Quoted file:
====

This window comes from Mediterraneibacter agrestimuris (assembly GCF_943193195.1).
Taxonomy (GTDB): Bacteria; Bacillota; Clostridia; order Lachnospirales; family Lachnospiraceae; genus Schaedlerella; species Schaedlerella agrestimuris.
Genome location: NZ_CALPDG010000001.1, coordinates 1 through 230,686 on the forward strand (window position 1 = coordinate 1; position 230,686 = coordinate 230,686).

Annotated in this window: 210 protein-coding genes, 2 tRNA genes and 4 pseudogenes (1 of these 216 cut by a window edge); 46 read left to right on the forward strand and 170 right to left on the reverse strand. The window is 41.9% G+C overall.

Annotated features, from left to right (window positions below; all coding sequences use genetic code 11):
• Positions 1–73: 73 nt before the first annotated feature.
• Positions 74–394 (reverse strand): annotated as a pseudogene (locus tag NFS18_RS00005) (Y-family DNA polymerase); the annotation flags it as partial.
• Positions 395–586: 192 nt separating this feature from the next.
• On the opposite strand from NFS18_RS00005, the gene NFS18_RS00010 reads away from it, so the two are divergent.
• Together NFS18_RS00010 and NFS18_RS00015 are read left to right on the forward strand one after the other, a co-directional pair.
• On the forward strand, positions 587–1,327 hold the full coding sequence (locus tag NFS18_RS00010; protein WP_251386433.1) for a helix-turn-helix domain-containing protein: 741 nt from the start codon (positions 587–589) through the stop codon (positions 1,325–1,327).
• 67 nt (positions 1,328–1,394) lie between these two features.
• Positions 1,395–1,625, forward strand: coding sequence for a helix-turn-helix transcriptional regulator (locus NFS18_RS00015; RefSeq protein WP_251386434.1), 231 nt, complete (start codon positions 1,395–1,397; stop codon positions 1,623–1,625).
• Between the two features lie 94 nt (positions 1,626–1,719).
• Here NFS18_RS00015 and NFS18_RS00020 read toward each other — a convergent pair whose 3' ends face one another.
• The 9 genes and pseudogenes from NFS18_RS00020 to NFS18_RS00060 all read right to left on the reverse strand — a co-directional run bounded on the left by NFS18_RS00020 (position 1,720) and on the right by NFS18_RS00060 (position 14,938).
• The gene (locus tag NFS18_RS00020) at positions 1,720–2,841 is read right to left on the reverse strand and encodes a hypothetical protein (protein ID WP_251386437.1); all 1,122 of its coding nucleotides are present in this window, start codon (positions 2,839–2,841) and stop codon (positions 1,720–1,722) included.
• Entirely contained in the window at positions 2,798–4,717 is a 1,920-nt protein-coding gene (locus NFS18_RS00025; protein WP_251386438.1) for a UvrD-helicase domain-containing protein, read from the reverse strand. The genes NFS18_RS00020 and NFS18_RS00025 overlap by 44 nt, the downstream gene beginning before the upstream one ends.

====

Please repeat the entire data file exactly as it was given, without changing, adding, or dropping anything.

This window comes from Mediterraneibacter agrestimuris (assembly GCF_943193195.1).
Taxonomy (GTDB): Bacteria; Bacillota; Clostridia; order Lachnospirales; family Lachnospiraceae; genus Schaedlerella; species Schaedlerella agrestimuris.
Genome location: NZ_CALPDG010000001.1, coordinates 1 through 230,686 on the forward strand (window position 1 = coordinate 1; position 230,686 = coordinate 230,686).

Annotated in this window: 210 protein-coding genes, 2 tRNA genes and 4 pseudogenes (1 of these 216 cut by a window edge); 46 read left to right on the forward strand and 170 right to left on the reverse strand. The window is 41.9% G+C overall.

Annotated features, from left to right (window positions below; all coding sequences use genetic code 11):
• Positions 1–73: 73 nt before the first annotated feature.
• Positions 74–394 (reverse strand): annotated as a pseudogene (locus tag NFS18_RS00005) (Y-family DNA polymerase); the annotation flags it as partial.
• Positions 395–586: 192 nt separating this feature from the next.
• On the opposite strand from NFS18_RS00005, the gene NFS18_RS00010 reads away from it, so the two are divergent.
• Together NFS18_RS00010 and NFS18_RS00015 are read left to right on the forward strand one after the other, a co-directional pair.
• On the forward strand, positions 587–1,327 hold the full coding sequence (locus tag NFS18_RS00010; protein WP_251386433.1) for a helix-turn-helix domain-containing protein: 741 nt from the start codon (positions 587–589) through the stop codon (positions 1,325–1,327).
• 67 nt (positions 1,328–1,394) lie between these two features.
• Positions 1,395–1,625, forward strand: coding sequence for a helix-turn-helix transcriptional regulator (locus NFS18_RS00015; RefSeq protein WP_251386434.1), 231 nt, complete (start codon positions 1,395–1,397; stop codon positions 1,623–1,625).
• Between the two features lie 94 nt (positions 1,626–1,719).
• Here NFS18_RS00015 and NFS18_RS00020 read toward each other — a convergent pair whose 3' ends face one another.
• The 9 genes and pseudogenes from NFS18_RS00020 to NFS18_RS00060 all read right to left on the reverse strand — a co-directional run bounded on the left by NFS18_RS00020 (position 1,720) and on the right by NFS18_RS00060 (position 14,938).
• The gene (locus tag NFS18_RS00020) at positions 1,720–2,841 is read right to left on the reverse strand and encodes a hypothetical protein (protein ID WP_251386437.1); all 1,122 of its coding nucleotides are present in this window, start codon (positions 2,839–2,841) and stop codon (positions 1,720–1,722) included.
• Entirely contained in the window at positions 2,798–4,717 is a 1,920-nt protein-coding gene (locus NFS18_RS00025; protein WP_251386438.1) for a UvrD-helicase domain-containing protein, read from the reverse strand. The genes NFS18_RS00020 and NFS18_RS00025 overlap by 44 nt, the downstream gene beginning before the upstream one ends.